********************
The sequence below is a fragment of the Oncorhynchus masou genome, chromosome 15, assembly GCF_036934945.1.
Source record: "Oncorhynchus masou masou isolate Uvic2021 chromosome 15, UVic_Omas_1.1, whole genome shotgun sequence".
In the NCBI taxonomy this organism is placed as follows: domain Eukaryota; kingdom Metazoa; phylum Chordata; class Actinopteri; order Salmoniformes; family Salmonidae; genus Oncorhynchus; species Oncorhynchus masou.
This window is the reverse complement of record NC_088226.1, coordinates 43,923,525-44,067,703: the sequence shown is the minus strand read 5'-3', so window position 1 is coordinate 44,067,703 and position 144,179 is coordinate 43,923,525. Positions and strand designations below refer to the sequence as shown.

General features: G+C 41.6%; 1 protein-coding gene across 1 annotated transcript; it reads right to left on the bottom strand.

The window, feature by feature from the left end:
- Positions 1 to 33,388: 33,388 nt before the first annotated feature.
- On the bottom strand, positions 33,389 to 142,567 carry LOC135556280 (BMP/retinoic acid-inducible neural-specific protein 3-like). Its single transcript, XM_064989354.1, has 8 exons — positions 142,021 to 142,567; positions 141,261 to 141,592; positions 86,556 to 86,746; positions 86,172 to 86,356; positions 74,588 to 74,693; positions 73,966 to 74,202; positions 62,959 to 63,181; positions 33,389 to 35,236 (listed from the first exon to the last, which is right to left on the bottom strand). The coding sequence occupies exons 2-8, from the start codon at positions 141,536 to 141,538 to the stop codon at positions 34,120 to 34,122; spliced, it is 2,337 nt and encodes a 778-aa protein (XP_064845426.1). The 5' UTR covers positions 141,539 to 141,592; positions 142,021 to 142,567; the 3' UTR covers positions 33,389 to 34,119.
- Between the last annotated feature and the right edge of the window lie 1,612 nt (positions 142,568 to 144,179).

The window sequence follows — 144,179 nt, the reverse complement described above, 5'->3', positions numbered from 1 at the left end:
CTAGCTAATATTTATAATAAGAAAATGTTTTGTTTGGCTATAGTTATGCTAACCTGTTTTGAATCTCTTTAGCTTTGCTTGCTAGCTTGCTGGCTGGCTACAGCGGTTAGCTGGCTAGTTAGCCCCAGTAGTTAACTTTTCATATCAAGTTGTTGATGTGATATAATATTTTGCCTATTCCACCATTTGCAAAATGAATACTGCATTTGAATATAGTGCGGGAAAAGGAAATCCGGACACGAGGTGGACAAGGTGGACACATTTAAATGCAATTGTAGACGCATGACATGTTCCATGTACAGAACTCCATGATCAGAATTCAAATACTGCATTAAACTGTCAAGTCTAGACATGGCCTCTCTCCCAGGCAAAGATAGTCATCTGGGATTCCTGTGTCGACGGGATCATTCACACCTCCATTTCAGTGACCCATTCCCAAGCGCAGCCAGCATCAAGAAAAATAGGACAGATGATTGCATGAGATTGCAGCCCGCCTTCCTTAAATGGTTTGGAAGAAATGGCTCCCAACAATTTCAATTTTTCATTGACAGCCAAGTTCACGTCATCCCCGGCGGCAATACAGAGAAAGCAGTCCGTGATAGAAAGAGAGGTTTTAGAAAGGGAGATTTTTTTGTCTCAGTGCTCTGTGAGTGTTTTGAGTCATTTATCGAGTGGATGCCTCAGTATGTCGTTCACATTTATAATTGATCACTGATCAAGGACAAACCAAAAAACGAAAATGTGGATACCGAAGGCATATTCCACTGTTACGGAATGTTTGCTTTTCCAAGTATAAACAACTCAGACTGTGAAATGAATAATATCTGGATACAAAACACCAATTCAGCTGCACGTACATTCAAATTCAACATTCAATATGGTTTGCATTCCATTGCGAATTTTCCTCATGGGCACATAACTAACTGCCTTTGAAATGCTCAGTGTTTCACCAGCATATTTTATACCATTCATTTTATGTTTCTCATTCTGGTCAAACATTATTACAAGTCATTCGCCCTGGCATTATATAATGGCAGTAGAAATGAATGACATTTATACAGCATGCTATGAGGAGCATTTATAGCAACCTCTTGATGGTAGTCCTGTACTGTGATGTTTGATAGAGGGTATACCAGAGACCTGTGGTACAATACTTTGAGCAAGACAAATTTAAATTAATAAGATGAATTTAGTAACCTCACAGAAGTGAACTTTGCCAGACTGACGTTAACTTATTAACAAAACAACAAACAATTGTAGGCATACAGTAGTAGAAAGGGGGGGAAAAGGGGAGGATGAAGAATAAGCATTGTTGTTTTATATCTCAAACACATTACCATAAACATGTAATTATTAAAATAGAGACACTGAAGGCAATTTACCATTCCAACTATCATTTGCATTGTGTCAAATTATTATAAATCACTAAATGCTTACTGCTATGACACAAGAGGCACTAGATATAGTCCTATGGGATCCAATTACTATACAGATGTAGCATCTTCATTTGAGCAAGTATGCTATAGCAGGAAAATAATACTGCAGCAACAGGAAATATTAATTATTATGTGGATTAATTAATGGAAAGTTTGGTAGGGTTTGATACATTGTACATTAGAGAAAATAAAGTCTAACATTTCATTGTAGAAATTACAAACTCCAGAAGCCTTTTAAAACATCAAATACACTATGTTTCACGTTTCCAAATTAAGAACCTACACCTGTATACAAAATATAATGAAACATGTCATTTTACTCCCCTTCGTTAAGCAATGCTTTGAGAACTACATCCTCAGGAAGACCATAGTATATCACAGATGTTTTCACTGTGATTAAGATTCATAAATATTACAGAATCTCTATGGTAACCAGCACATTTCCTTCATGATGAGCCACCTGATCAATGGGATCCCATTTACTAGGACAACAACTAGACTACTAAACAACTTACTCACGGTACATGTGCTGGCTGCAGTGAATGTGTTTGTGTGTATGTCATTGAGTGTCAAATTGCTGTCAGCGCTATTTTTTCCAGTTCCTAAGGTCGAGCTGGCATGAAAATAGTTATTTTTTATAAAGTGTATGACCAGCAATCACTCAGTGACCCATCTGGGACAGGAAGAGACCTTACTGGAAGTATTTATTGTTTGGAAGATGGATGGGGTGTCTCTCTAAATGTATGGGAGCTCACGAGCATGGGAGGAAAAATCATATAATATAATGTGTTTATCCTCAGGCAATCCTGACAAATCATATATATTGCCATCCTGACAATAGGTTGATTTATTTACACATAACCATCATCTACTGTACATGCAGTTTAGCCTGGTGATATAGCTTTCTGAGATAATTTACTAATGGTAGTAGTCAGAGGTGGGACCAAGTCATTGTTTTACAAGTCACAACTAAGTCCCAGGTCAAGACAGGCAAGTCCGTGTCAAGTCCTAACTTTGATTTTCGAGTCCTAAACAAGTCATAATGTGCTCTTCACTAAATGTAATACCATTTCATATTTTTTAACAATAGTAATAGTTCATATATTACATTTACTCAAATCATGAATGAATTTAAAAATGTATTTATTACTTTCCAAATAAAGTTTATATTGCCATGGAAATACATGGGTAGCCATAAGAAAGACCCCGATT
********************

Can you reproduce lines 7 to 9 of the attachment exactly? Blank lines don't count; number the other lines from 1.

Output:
- Positions 1 to 33,388: 33,388 nt before the first annotated feature.
- On the bottom strand, positions 33,389 to 142,567 carry LOC135556280 (BMP/retinoic acid-inducible neural-specific protein 3-like). Its single transcript, XM_064989354.1, has 8 exons — positions 142,021 to 142,567; positions 141,261 to 141,592; positions 86,556 to 86,746; positions 86,172 to 86,356; positions 74,588 to 74,693; positions 73,966 to 74,202; positions 62,959 to 63,181; positions 33,389 to 35,236 (listed from the first exon to the last, which is right to left on the bottom strand). The coding sequence occupies exons 2-8, from the start codon at positions 141,536 to 141,538 to the stop codon at positions 34,120 to 34,122; spliced, it is 2,337 nt and encodes a 778-aa protein (XP_064845426.1). The 5' UTR covers positions 141,539 to 141,592; positions 142,021 to 142,567; the 3' UTR covers positions 33,389 to 34,119.
- Between the last annotated feature and the right edge of the window lie 1,612 nt (positions 142,568 to 144,179).